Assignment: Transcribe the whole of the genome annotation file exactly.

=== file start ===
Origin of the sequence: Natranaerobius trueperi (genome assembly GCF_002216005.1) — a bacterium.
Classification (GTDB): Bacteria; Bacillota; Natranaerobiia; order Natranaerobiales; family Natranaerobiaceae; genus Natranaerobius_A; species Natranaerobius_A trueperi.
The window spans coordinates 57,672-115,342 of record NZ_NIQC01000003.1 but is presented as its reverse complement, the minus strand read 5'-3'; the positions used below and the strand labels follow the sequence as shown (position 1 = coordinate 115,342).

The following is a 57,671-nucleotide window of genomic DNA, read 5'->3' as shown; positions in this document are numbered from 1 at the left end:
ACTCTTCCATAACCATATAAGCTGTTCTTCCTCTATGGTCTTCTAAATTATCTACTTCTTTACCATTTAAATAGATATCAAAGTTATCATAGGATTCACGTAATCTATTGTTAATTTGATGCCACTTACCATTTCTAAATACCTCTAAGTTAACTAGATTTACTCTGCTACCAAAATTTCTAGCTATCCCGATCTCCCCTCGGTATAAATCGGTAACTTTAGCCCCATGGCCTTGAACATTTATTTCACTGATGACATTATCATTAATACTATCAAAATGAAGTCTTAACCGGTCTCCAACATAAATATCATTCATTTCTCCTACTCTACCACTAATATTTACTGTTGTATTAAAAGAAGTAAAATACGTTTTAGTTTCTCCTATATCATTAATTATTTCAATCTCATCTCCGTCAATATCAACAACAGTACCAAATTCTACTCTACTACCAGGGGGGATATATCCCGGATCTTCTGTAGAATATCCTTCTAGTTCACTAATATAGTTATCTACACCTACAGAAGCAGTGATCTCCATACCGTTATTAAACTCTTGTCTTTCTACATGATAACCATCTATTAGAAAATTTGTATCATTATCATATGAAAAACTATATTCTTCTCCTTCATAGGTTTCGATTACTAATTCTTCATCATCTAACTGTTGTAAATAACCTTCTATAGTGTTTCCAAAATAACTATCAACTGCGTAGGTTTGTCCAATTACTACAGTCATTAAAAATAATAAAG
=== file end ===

Origin of the sequence: Natranaerobius trueperi (genome assembly GCF_002216005.1) — a bacterium.
Classification (GTDB): Bacteria; Bacillota; Natranaerobiia; order Natranaerobiales; family Natranaerobiaceae; genus Natranaerobius_A; species Natranaerobius_A trueperi.
The window spans coordinates 57,672-115,342 of record NZ_NIQC01000003.1 but is presented as its reverse complement, the minus strand read 5'-3'; the positions used below and the strand labels follow the sequence as shown (position 1 = coordinate 115,342).

The following is a 57,671-nucleotide window of genomic DNA, read 5'->3' as shown; positions in this document are numbered from 1 at the left end:
ACTCTTCCATAACCATATAAGCTGTTCTTCCTCTATGGTCTTCTAAATTATCTACTTCTTTACCATTTAAATAGATATCAAAGTTATCATAGGATTCACGTAATCTATTGTTAATTTGATGCCACTTACCATTTCTAAATACCTCTAAGTTAACTAGATTTACTCTGCTACCAAAATTTCTAGCTATCCCGATCTCCCCTCGGTATAAATCGGTAACTTTAGCCCCATGGCCTTGAACATTTATTTCACTGATGACATTATCATTAATACTATCAAAATGAAGTCTTAACCGGTCTCCAACATAAATATCATTCATTTCTCCTACTCTACCACTAATATTTACTGTTGTATTAAAAGAAGTAAAATACGTTTTAGTTTCTCCTATATCATTAATTATTTCAATCTCATCTCCGTCAATATCAACAACAGTACCAAATTCTACTCTACTACCAGGGGGGATATATCCCGGATCTTCTGTAGAATATCCTTCTAGTTCACTAATATAGTTATCTACACCTACAGAAGCAGTGATCTCCATACCGTTATTAAACTCTTGTCTTTCTACATGATAACCATCTATTAGAAAATTTGTATCATTATCATATGAAAAACTATATTCTTCTCCTTCATAGGTTTCGATTACTAATTCTTCATCATCTAACTGTTGTAAATAACCTTCTATAGTGTTTCCAAAATAACTATCAACTGCGTAGGTTTGTCCAATTACTACAGTCATTAAAAATAATAAAG